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The Procedure of the UN Security Council$
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Sydney D. Bailey and Sam Daws

Print publication date: 1998

Print ISBN-13: 9780198280736

Published to Oxford Scholarship Online: November 2003

DOI: 10.1093/0198280734.001.0001

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(p.221) Chapter 5 Voting
The Procedure of the UN Security Council

Sydney D. Bailey

Sam Daws (Contributor Webpage)

Oxford University Press

Looks at voting at the UN Security Council. The introduction makes the point that a proposal (or draft resolution) may be submitted by any member/s of the Council (known as the sponsor or co‐sponsors), and that a member of the UN who is not a member of the Council may also submit a proposal, but it will only be put to the vote at the request of a Council member. A procedural motion or draft resolution may be withdrawn at any time as long as no vote has been taken on it, unless it has more than one sponsor, in which case a vote may be required. The first two sections of the chapter discuss procedural motions and substantive decisions, and the next section discusses the veto (as implied by Article 27 of the Charter), and includes tables giving details of all vetoes cast from 1946 to mid 1997. The following two sections discuss the double veto (examples are given) and the ‘hidden veto’, and the remaining sections discuss abstentions (with examples), absence, non‐participation in the vote, consensus and unanimity (details are tabulated of Council resolutions adopted ‘without a vote’ or ‘by consensus’), and when decisions are binding.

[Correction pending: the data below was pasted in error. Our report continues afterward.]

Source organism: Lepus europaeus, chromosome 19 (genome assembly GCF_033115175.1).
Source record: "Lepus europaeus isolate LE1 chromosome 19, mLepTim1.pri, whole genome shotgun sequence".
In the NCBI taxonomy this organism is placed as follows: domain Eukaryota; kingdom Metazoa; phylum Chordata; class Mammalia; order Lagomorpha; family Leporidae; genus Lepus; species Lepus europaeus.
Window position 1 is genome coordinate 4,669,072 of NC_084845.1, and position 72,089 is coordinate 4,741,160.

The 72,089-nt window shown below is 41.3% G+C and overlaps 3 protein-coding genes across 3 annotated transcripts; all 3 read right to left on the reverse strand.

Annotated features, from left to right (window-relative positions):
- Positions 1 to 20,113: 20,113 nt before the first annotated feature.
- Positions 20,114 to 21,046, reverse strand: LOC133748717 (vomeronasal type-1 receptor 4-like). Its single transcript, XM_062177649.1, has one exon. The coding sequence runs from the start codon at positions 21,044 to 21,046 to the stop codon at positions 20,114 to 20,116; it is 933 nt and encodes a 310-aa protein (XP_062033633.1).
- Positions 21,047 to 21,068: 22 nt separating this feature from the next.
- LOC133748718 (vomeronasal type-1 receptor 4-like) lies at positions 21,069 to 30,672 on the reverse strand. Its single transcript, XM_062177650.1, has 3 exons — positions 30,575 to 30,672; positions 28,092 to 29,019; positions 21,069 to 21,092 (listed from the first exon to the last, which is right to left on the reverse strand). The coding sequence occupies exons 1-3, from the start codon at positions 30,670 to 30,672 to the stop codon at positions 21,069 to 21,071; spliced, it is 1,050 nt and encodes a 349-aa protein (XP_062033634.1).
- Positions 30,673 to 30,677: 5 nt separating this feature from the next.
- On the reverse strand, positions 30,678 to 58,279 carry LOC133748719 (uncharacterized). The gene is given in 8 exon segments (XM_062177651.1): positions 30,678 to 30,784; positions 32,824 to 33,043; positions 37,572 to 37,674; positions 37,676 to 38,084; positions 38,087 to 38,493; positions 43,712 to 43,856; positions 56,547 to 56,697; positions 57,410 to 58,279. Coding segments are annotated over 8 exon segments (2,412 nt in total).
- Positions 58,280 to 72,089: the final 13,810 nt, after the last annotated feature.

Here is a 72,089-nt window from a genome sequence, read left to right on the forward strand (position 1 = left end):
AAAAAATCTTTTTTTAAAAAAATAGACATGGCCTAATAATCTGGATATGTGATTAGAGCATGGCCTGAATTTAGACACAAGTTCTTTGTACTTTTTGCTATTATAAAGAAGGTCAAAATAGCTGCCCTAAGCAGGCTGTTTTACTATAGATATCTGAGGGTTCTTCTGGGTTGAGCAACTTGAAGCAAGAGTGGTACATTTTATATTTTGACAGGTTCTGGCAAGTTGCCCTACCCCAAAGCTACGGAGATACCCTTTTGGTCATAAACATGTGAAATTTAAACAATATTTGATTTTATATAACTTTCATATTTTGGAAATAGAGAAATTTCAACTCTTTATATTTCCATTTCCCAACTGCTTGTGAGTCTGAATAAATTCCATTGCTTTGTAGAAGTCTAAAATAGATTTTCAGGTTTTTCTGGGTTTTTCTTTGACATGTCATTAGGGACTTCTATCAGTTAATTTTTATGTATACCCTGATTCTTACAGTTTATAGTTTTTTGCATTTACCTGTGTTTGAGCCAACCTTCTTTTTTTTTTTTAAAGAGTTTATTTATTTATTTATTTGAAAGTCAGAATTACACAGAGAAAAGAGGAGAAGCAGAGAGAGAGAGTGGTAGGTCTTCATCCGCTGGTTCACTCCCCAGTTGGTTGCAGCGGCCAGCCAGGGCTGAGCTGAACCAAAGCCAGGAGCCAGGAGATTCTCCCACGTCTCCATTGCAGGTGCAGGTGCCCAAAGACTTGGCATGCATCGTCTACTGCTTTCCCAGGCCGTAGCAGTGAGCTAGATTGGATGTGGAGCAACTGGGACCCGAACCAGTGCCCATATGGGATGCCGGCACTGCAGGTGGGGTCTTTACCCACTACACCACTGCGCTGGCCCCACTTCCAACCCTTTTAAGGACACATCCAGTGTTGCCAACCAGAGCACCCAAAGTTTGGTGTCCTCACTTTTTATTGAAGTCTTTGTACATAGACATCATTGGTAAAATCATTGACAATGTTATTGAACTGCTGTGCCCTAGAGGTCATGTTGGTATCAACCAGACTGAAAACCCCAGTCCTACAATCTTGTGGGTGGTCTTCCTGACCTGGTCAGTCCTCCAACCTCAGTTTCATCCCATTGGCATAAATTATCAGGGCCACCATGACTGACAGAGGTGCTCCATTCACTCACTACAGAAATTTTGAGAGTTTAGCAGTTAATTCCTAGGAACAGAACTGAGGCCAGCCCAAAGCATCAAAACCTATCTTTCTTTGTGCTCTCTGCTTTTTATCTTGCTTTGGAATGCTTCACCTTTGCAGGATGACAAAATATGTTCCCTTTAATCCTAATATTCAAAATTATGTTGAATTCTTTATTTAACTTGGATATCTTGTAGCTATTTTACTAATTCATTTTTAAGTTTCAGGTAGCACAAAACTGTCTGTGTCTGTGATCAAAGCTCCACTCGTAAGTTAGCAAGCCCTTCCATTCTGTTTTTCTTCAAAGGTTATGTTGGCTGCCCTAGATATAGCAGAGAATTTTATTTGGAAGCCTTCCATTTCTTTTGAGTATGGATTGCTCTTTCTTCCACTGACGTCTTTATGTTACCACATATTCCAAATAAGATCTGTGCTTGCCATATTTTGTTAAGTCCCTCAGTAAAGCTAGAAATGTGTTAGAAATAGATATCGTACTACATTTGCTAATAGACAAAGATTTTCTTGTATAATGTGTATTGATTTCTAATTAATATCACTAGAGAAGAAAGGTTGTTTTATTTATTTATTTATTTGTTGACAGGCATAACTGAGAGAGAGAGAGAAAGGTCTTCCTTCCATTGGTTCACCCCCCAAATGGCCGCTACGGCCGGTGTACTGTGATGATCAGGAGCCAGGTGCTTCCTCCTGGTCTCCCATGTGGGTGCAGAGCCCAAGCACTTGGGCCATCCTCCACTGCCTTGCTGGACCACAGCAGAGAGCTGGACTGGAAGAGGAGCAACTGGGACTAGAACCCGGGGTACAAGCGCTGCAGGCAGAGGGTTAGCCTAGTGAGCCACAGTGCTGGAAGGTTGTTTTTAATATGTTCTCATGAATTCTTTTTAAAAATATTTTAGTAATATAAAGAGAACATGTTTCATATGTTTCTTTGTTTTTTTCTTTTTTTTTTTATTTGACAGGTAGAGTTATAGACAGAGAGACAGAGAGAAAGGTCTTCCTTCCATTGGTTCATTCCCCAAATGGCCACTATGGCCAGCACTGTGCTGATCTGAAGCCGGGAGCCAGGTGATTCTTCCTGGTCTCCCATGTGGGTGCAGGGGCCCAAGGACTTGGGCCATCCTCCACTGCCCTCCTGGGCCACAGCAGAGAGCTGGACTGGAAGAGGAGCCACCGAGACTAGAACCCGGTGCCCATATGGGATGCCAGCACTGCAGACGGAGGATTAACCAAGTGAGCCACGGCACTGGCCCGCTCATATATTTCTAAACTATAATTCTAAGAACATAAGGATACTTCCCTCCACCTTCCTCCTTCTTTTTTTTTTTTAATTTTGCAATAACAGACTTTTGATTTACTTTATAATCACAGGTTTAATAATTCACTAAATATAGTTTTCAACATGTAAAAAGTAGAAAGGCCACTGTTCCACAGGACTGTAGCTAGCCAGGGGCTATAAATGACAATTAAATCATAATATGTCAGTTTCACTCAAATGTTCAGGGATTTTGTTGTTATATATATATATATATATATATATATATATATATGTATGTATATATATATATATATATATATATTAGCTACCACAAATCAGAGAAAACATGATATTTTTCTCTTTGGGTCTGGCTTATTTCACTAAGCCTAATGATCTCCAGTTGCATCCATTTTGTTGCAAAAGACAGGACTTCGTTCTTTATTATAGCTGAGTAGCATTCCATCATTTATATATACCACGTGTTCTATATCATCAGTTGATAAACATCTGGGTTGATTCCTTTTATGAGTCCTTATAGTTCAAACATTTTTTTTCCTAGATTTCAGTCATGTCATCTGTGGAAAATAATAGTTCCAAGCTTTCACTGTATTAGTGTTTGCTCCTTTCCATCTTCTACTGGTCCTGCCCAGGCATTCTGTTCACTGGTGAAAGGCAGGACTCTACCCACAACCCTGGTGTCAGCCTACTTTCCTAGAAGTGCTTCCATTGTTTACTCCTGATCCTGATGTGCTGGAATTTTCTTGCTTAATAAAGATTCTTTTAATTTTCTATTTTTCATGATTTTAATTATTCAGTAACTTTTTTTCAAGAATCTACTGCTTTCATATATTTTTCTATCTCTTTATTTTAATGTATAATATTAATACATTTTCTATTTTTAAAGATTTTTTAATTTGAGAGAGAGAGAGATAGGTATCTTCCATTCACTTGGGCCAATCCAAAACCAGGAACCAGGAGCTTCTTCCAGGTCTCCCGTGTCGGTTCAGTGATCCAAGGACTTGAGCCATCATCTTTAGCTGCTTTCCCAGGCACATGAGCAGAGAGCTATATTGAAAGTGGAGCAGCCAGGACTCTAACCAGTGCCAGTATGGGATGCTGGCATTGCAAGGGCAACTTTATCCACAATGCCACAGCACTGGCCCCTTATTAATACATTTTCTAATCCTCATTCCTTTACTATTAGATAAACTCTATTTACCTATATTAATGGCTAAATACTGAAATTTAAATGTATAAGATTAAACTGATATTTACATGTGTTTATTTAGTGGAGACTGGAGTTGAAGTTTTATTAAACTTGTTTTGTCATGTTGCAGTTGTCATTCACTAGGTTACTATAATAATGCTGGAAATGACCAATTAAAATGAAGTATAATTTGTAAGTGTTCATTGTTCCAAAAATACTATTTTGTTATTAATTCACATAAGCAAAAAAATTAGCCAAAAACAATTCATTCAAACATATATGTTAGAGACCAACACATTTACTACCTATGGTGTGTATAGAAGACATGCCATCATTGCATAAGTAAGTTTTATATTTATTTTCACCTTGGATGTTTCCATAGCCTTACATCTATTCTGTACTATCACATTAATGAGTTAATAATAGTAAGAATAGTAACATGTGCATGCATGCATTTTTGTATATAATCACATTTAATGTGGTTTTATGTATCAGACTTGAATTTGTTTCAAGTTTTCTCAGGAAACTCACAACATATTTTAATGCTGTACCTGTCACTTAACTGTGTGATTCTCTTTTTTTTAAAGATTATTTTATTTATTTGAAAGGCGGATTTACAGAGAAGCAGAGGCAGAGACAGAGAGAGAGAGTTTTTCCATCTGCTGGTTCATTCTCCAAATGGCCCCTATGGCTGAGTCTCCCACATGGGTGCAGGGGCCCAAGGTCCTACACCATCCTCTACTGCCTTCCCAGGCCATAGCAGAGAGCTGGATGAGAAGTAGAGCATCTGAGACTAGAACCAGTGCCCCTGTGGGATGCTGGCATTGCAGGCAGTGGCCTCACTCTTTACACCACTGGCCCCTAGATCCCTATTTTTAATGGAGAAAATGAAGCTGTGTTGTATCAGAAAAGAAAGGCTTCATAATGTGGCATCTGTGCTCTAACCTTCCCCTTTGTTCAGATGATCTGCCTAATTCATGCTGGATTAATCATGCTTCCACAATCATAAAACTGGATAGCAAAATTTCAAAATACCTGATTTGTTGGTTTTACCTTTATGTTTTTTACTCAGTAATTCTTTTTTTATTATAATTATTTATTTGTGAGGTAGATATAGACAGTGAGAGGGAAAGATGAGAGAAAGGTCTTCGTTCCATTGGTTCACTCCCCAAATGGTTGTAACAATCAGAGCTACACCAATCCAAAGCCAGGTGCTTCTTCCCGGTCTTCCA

Keywords:   absence, abstention, binding decisions, consensus, double veto, draft resolution, hidden veto, non‐participation, procedural motions, proposals, submission of draft resolutions, submission of proposals, substantive decisions, UN Security Council, unanimity, UN, veto, voting

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